U.S. says China steps up campaign to influence Taiwan, including vote

TAIPEI (Reuters) - China was stepping up a campaign to exert influence over Taiwan, including its upcoming presidential election, a senior U.S. official said on Thursday, at a time of heightened tension between the self-ruled island and Beijing.

Taiwan's President Tsai Ing-wen speaks during an event that marks the 40th anniversary of the Taiwan Relations Act, in Taipei, Taiwan April 16, 2019. REUTERS/Tyrone Siu

China has increased military and diplomatic pressure on Taiwan, whose president, Tsai Ing-wen, Beijing suspects of pushing for the island’s formal independence, a red line for China which has never renounced the use of force to bring Taiwan under its control.

The island is gearing up for a presidential election in January that could shake up the political landscape, with contenders including Terry Gou, chairman of Apple supplier Foxconn.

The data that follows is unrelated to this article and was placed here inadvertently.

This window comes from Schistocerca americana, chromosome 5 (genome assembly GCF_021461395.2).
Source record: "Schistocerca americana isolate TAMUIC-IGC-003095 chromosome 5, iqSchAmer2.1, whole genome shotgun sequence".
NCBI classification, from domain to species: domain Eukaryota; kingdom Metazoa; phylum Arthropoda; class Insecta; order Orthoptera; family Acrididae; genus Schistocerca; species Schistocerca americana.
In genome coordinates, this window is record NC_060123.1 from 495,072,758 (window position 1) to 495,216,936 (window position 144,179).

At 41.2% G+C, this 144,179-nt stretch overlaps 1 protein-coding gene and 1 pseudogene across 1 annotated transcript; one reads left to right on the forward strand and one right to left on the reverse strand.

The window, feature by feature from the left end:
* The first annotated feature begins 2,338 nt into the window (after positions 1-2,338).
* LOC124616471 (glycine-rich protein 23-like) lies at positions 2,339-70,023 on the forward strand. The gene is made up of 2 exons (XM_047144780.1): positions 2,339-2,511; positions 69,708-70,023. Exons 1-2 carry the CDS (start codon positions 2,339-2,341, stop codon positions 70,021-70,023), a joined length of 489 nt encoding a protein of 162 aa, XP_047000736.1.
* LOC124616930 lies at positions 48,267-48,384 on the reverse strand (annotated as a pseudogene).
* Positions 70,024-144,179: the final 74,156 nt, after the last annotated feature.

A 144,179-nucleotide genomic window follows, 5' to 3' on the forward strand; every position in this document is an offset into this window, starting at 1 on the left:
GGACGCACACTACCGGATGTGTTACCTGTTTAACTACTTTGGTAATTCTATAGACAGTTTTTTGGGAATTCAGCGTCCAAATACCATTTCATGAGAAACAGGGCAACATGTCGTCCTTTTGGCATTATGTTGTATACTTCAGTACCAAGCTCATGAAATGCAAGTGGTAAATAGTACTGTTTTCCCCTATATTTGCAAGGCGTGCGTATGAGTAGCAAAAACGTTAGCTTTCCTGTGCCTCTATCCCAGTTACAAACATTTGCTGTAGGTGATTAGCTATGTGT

“They’ve obviously stepped up campaigns of disinformation and direct influence against Taiwan,” James Moriarty, chairman of the American Institute in Taiwan, told Reuters.

Moriarty, the most senior U.S. official in charge of Taiwan relations, said Beijing’s attempts to influence Taiwan were a concern for the United States.

“I do worry greatly about attempts to influence Taiwan’s democratic processes and I believe many Taiwanese share that concern,” he said.

Tsai, whose pro-independence Democratic Progressive Party suffered a major poll defeat in November, warned last year that Beijing was exerting pressure on the island to influence its politics.

The United States has no formal ties with Taiwan but is bound by law to help provide the island with the means to defend itself and is its main source of arms.

Beijing regards Taiwan as its sacred territory and regularly calls it the most sensitive and important issue in ties with the United States.

Chinese bombers and warships again conducted drills around Taiwan on Monday. The United States denounced the exercises as “coercion” and a threat to stability in the region.

Reporting by Yimou Lee; Editing by Robert Birsel